A Summary of Max for Live

Posted by James Cullen on

In today’s music production climate, the computer has become a key element of many creator’s processes. Whether you’re using a DAW and producing music completely in the box, or you’re incorporating some computer based synthesis into a studio session, there is always space for a computer. The rise of this inclusion of software in the music production world has led to some truly ingenious inventions, from synths to unique DAWs like Ableton Live, or as we’ll explore today, programs like Max/MSP, and its Ableton linked sibling, Max for Live.

For many users, the first time interacting with Max for Live can be a daunting one. Its interface of seemingly endless connected parts and virtual wires can leave even a seasoned producer feeling queasy, and make you wonder if you're producing music or hacking the mainframe. But if you’re used to using a computer as part of your production process, Max for Live could be the next step in your journey, despite how complicated it may initially seem.

Surely there must be something great lurking under the intimidating surface?

Well, today with Top Music Arts, we will take a look at Max for Live, what it does, how it does it, and how you can use it in your productions! We will also take a look at some of the best user created Max for Live devices available to you right now!

What is Max for Live?

Before we dive into things, it’s important to give you a brief understanding of what Max for Live and Max/MSP are.

Put simply, Max for Live is a product developed with Ableton and San Francisco based Cycling ‘74, creators of Max/MSP. Max is a visual programming language which can be used to create devices ranging from audio to video and MIDI. It was named after composer Max Mathews, a pioneer of computer music. Over its history - impressively spanning more than 30 years- it has been used by composers, performers, software designers, researchers, and artists to create recordings, performances, and installations. It’s a modular system, meaning separate components are virtually wired together to create larger devices. Max also has a large number of non-affiliated users and programmers who enhance its functionality due to the extensionable nature of the program, by making commercial and non-commercial extensions to the program.

Though Max/MSP is available as a standalone program hosting the programming language environment, Max for Live is a version of the program built to work within, and control Live, and is a dedicated part of Ableton Live from Live 10 onwards.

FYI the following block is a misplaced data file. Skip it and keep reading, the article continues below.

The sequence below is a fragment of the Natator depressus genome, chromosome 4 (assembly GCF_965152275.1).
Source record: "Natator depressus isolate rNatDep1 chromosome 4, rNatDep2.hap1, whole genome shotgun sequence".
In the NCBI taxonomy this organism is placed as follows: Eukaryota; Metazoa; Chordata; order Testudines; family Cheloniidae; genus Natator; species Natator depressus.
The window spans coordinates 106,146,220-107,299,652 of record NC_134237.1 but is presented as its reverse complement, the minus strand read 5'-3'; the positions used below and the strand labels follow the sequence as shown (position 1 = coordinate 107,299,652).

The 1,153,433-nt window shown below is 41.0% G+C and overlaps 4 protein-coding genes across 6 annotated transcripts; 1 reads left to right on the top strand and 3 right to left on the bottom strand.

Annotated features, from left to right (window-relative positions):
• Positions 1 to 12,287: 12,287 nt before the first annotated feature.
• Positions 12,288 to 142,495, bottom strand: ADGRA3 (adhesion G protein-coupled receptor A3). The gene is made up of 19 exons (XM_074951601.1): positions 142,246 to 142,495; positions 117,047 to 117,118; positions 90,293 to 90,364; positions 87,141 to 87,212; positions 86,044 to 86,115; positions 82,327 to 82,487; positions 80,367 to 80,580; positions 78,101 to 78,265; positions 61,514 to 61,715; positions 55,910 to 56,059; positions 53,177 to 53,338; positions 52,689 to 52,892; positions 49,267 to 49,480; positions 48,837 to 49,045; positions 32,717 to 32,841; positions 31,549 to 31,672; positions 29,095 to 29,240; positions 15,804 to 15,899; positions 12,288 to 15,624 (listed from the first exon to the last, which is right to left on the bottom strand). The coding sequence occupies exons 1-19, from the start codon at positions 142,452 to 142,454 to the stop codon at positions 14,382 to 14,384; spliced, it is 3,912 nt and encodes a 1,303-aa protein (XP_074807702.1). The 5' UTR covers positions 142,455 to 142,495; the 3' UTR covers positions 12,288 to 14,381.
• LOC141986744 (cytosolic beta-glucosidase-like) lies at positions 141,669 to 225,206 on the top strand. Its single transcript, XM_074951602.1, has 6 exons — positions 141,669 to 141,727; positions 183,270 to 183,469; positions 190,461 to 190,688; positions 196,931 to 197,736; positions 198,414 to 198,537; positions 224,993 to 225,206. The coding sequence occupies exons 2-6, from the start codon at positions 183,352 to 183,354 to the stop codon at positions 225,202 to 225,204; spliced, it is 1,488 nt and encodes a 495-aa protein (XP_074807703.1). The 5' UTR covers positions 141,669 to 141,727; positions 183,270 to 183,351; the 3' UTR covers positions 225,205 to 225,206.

Max for Live allows you to create devices, and control various elements within Live. It’s worth noting, though, that it is only included in Suite, and is not available in the Lite, Intro and Standard Editions of Live.

So what can it do?

The basic functionality of Max for Live is that you can create what in Max terminology is called a Device or Patch (you’ll see both of these used interchangeably). Think of a Device as a standard Ableton plug in, only with the built in ability to edit how it works or what it does. These controls are at your fingertips with Max for Live from the get go. Working with Live’s API (the set of functions and procedures that access the features of Live’s operating system) is yet another way you can get use out of Max for Live, giving you direct control of certain elements of Live’s functionality as well.

The benefits of Max for Live truly are staggering; if you’re not in the business of creating your own Devices, you can use any one of the numerous ready-to-use Devices that Max for Live ships with, but more on those later. However, if you are into creating, here’s a look at how building a Device in Max for Live works.

Firstly, you’d need to decide what type of Device you’d want to make. Max for Live can make 3 different  types of Devices:

  • An Audio Device: this is a Device consisting of two audio inputs and two audio outputs. These can be placed on an Audio Track, or used as an Audio Effect after a synth on a MIDI track.
  • An Instrument: this Device consists of a MIDI input, and two audio outputs. This can be used on a MIDI track.
  • A MIDI Effect: this Device has both a MIDI input and MIDI output, and is placed in front of an instrument on a MIDI track.

  • You can build a Device from the start by dragging one of three default Device types as listed above onto its corresponding track type. It’s from this default template that you can start to build your own Device in Max for Live.

    Once you’ve chosen a default Device, you can select the Edit button to open Max for Live’s Editor (or patcher) window, this gives you a more detailed ‘behind the scenes’ look at what’s going on in that particular Device.

    Since Max is a graphical programming language you use graphical elements in place of lines of code to create your Devices. Max for Live features objects which are the essential building blocks of a Max for Live Device. There are hundreds of different types of these objects, and double clicking a blank portion of the Max Device opens the Object Explorer, giving you a chance to scroll through the different types of objects available to you within Max for Live.